So you are thinking of getting an adorable puppy, but have you really thought about what’s involved? The first month of owning a puppy is probably the hardest, and knowing what to expect and help you to decide whether you are ready, and let you know what you are in for!
Raising a puppy is obviously an amazing experience, but despite how cute most puppies are, it will challenge you. Too many people think it’s going to be a breeze and give away their puppies because they can’t handle them.
There’s plenty of articles saying how amazing having a new puppy is, but what about the tough times? Some four legged friends can drive you up the wall, but it’s all worth it in the end. If you want to find out what it’s really like, read our tips and info below.
Bringing a puppy home
When you pick up your pup from the breeder, you will probably be struggling to contain your excitement, but your puppy will be terrified. You will need to make sure their journey is as stress free as possible, by bringing a blanket, water and a comfy dog carrier or harness. Drive carefully and take breaks if needed. Your puppy might cry or whine, or look fearful, so you might want someone with you who can keep an eye on them and comfort them if necessary.
For some people this is the hardest part of bringing up a puppy, but for others it’s plain sailing. Some puppies naturally pick up toilet training quickly, whereas other take more time and patience. Be prepared for your puppy to have lots of accidents, it’s handy to have a good selection of cleaning supplies so you can clear up pee and poop quickly and easily.
Settling your puppy into a bedtime routine can be challenging, as a lot of pups will cry all night at first. At first, puppies need to go to the toilet several times through the night and will wake up very early needing to go to the loo, so be aware that you might not get much sleep. Your pup will need a nice comfy bed that’s in a quiet area of the house with no draughts, but it might take them a while to settle there each night.
A crying puppy can cause quite a bit of stress, both because you feel bad for them, but also because they are keeping you up! It can take weeks for puppies to settle into a bedtime routine, and even then they will still wake up very early in the mornings.
Training a puppy isn’t easy. Although despite being frustrating at times, it can be very rewarding. How well training goes in the first month will depend on your pup’s personality and intelligence levels, and also how much effort you put in. It’s important to start training your puppy as soon as possible, and there are some basics you can teach them in the first month, such as sit and stay.
Getting your pup into a routine
Another challenge during the first month of having a puppy is getting them into a routine. It’s crucial that they settle into a routine where they know what to expect. This can help with toilet training, obedience and meal times. Try to keep to your pup’s routine as much as possible in the first few weeks, as this will help them feel more settled. Get them up and take them out for a walk at the same time, and try to feed them little and often, but at similar times.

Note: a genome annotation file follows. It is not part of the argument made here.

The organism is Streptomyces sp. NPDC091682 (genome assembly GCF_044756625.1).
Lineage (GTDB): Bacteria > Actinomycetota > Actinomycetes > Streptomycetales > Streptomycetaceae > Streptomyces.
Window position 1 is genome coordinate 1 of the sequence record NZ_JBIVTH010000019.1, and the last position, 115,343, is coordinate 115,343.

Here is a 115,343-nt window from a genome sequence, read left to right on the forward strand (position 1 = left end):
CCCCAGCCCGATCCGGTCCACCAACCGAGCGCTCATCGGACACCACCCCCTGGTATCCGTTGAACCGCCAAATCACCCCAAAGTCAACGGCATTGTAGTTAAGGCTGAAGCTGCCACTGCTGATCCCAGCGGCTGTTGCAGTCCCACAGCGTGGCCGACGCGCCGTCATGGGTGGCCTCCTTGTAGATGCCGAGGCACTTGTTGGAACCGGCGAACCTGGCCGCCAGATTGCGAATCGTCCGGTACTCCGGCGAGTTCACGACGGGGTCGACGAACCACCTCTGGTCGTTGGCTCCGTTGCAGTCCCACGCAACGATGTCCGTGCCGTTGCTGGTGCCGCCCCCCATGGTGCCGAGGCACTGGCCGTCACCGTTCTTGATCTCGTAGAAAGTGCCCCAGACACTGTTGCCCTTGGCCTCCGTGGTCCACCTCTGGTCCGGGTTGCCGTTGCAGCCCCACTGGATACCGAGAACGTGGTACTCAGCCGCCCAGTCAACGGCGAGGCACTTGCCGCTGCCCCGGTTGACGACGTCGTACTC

Getting up to mischief
It’s no secret that puppies can get themselves into all sorts of trouble in their first few weeks in a new home. They may still be getting up to mischief for months on end, and some dogs can be quite a challenge for the first few years of their life. Be aware that your puppy may be disruptive, naughty, have accidents and chew and eat all sorts of things that they shouldn’t. If you are seriously house proud then you may want to reconsider getting a puppy.
Puppy proof your home
If you want to avoid your puppy getting injured, and also minimise the potential damage to your home, you should puppy proof your home. This involves getting rid of anything that might be dangerous or that your pup might try and chew, and it needs to be done in advance of their arrival.
You shouldn’t bring a new puppy home until your home is 100% puppy safe. You should have a fully enclosed garden, with no holes or gaps that they can squeeze through, and also check your house for potential escape routes.
When you have a new puppy, walkies can take a long time. Mainly because everyone will want to stop and say hello to your adorable pooch, but take care not to overwhelm them. You obviously can’t take them out and about until they have had their vaccinations. So by the time your dog can go out on walks, they will be bursting with energy and enthusiasm. Training your dog to walk nicely on the lead should start right away.
A lot of people don’t realise just how important it is to socialise a puppy during their first month at home. Puppies reach their critical stage of socialisation by three months of age, which means they have a lot of meeting and greeting to do.
The more you socialise your pup from a young age, the more likely it is they will grow up to be a well balanced, friendly adult dog. You breeder should let you know what socialisation they have done with your puppy, and point you in the right direction as to how to continue. The Kennel Club and Dogs Trust have a helpful puppy socialisation plan, click here to check it out.